Dolly began singing as a child, performing on local radio and TV shows in her area. She moved to Nashville the day after she graduated from high school to pursue a career in music. Shortly after her arrival, she met Carl Thomas Dean at a local laundromat. Next year on May 30, she and Carl will celebrate 50 years of marriage. “Carl is the funniest, sweetest, kindest, most romantic man I ever met,” Dolly says. “After 50 years, he still opens my car door for me every single time and treats me like a queen every second we are together. To me, he is happiness and joy.”

Away from the spotlight, Dolly says she lives a pretty normal life and finds pleasure in the simple things. “I love to read. I love good books,” she says. “I love to cook. I love hanging out with my husband riding around in our little RV, because even though I get off the road after traveling thousands of miles I’ll say, ‘Get the camper. Let’s go somewhere.’ He’ll say, ‘Are you kidding? Ain’t you tired of riding?’ But no, I’m a gypsy."

Dolly also enjoys spending time with family. Though she and Carl never had children of their own, she helped raise several of her siblings and is very close to her nieces and nephews who call her Aunt Granny. She can often be found babysitting the kids in her family. Christmastime is always joyous; there’s one tradition in particular that’s a favorite.

“Cookie night!” Dolly says. “I love all holidays, but Christmas cookie night has been a family tradition for years. “I get all my nieces and nephews and their kids over, and we make all different kinds of decorated sugar cookies. I think more ingredients end up on the floor than in the cookies, but it’s all part of the fun. I usually find sprinkles in my hair until Valentine's Day."

God, family and music

When asked what gives her life the most meaning, Dolly replies, “Three things: God, family and music, in that order.” She’s always been very open about how her faith informs her life and brings her peace. “My faith is everything to me. I’m so thankful that I grew up like I did. My grandpa was a preacher and my mom was very spiritual. I’m not religious at all, but I’m very spiritual.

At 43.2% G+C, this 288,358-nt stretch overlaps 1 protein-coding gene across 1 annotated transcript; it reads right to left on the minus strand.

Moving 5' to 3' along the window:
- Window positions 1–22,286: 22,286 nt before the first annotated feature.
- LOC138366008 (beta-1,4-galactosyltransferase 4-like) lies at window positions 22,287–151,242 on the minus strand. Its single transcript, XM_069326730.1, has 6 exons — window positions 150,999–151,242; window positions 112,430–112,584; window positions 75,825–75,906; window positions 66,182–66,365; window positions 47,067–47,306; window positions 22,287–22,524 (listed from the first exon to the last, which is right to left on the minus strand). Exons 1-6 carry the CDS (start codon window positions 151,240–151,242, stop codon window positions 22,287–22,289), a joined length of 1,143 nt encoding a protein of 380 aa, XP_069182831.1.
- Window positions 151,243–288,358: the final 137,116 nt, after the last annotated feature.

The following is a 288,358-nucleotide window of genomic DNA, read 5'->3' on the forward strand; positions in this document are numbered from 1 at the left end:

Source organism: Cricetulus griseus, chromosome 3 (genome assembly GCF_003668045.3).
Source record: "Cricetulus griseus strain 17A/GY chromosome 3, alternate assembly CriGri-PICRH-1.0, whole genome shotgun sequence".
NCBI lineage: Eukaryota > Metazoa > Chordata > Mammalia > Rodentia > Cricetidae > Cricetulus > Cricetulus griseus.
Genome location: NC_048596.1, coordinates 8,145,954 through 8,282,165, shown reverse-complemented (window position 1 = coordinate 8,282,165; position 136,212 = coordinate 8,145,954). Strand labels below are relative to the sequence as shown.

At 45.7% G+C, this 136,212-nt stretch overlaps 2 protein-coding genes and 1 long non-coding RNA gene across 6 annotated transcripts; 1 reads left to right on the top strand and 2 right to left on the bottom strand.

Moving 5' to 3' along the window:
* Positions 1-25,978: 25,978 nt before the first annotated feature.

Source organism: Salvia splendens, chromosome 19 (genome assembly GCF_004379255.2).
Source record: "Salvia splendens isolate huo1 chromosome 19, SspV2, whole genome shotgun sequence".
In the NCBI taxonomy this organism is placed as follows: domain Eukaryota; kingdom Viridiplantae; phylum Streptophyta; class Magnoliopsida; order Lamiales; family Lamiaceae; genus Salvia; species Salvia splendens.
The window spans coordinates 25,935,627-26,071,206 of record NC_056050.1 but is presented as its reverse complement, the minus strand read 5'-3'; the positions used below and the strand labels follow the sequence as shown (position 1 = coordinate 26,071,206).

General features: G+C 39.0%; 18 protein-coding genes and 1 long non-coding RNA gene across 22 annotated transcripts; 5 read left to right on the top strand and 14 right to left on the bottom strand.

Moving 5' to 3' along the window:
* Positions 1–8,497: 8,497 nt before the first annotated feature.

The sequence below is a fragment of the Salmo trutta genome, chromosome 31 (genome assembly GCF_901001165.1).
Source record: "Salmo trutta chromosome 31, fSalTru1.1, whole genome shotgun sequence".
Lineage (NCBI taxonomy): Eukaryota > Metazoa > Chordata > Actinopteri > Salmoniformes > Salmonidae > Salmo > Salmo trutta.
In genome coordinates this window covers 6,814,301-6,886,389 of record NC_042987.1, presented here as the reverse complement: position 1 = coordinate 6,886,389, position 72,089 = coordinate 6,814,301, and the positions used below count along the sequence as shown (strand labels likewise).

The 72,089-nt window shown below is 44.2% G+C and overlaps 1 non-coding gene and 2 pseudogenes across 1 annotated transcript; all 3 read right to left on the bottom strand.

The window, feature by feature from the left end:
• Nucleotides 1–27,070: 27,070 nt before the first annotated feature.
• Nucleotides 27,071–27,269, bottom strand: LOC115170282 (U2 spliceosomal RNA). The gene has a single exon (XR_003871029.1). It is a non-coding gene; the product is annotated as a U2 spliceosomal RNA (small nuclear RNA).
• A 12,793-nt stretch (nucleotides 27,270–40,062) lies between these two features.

I communicate with God in my own way....I don’t think you have to be in a church house. I think the church is in your heart, so I try to connect and stay close to God. It means everything to me."

I can’t begin to imagine what life would be if I didn’t have faith, didn’t have something to believe in, something bigger than me, something greater than us. I want to be just connected to that and be a part of that and I believe in that with all my heart and that helps me a great deal.”

Prayer is important to Dolly, even if it’s informal. “I just call on Him like he’s my best friend,” she says. “Every day I ask God to take all the wrong things and all the wrong people out of my life and bring all the right things and all the right people in and let me know the difference. I ask to shine and radiate with His love and light and be a blessing.”

With all the things she’s accomplished, Dolly could easily just sit back and rest on her considerable laurels, but that’s just not in her nature. “I have never been one to live in the past,” she says. “I have new ideas and dreams every single day, and I can see them as if they were already happening. “I’m still working on my life’s story for Broadway. I still want a wig line and a cosmetic line. Lord, I can’t even list all the stuff I want to make happen.

As far as home versus work, for me they are one and the same. I have been working on my dreams since I was 10 years old. I’m not sure I know how to ‘not’ work. I think my best and happiest days are still ahead of me. In fact, I know it.”


Deborah Evans Price is a freelance writer based in Nashville, TN.

This article first appeared in longer form the December 2015 issue of Live Happy magazine.